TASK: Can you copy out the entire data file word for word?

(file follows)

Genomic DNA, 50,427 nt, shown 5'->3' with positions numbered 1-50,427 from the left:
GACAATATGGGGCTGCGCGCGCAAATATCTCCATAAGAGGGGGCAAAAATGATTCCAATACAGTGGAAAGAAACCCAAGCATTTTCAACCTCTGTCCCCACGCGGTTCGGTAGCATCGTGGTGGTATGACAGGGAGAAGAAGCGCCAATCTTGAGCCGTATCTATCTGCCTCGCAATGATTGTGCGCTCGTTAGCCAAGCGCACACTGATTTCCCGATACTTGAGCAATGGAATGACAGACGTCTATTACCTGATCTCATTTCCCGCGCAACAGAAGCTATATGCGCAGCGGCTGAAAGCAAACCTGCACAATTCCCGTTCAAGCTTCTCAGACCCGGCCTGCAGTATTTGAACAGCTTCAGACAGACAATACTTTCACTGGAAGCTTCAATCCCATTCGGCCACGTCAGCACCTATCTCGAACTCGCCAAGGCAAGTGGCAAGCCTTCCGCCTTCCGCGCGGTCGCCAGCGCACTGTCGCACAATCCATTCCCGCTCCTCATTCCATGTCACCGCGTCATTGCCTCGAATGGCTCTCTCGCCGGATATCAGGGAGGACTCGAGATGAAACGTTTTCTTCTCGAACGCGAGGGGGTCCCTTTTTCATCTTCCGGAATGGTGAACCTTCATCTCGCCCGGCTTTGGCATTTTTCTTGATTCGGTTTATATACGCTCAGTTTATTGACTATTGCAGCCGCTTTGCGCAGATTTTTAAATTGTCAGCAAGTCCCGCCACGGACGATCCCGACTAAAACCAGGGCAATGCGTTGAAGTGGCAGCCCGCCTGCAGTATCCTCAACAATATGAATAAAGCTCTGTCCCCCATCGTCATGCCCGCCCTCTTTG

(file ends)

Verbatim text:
Genomic DNA, 50,427 nt, shown 5'->3' with positions numbered 1-50,427 from the left:
GACAATATGGGGCTGCGCGCGCAAATATCTCCATAAGAGGGGGCAAAAATGATTCCAATACAGTGGAAAGAAACCCAAGCATTTTCAACCTCTGTCCCCACGCGGTTCGGTAGCATCGTGGTGGTATGACAGGGAGAAGAAGCGCCAATCTTGAGCCGTATCTATCTGCCTCGCAATGATTGTGCGCTCGTTAGCCAAGCGCACACTGATTTCCCGATACTTGAGCAATGGAATGACAGACGTCTATTACCTGATCTCATTTCCCGCGCAACAGAAGCTATATGCGCAGCGGCTGAAAGCAAACCTGCACAATTCCCGTTCAAGCTTCTCAGACCCGGCCTGCAGTATTTGAACAGCTTCAGACAGACAATACTTTCACTGGAAGCTTCAATCCCATTCGGCCACGTCAGCACCTATCTCGAACTCGCCAAGGCAAGTGGCAAGCCTTCCGCCTTCCGCGCGGTCGCCAGCGCACTGTCGCACAATCCATTCCCGCTCCTCATTCCATGTCACCGCGTCATTGCCTCGAATGGCTCTCTCGCCGGATATCAGGGAGGACTCGAGATGAAACGTTTTCTTCTCGAACGCGAGGGGGTCCCTTTTTCATCTTCCGGAATGGTGAACCTTCATCTCGCCCGGCTTTGGCATTTTTCTTGATTCGGTTTATATACGCTCAGTTTATTGACTATTGCAGCCGCTTTGCGCAGATTTTTAAATTGTCAGCAAGTCCCGCCACGGACGATCCCGACTAAAACCAGGGCAATGCGTTGAAGTGGCAGCCCGCCTGCAGTATCCTCAACAATATGAATAAAGCTCTGTCCCCCATCGTCATGCCCGCCCTCTTTG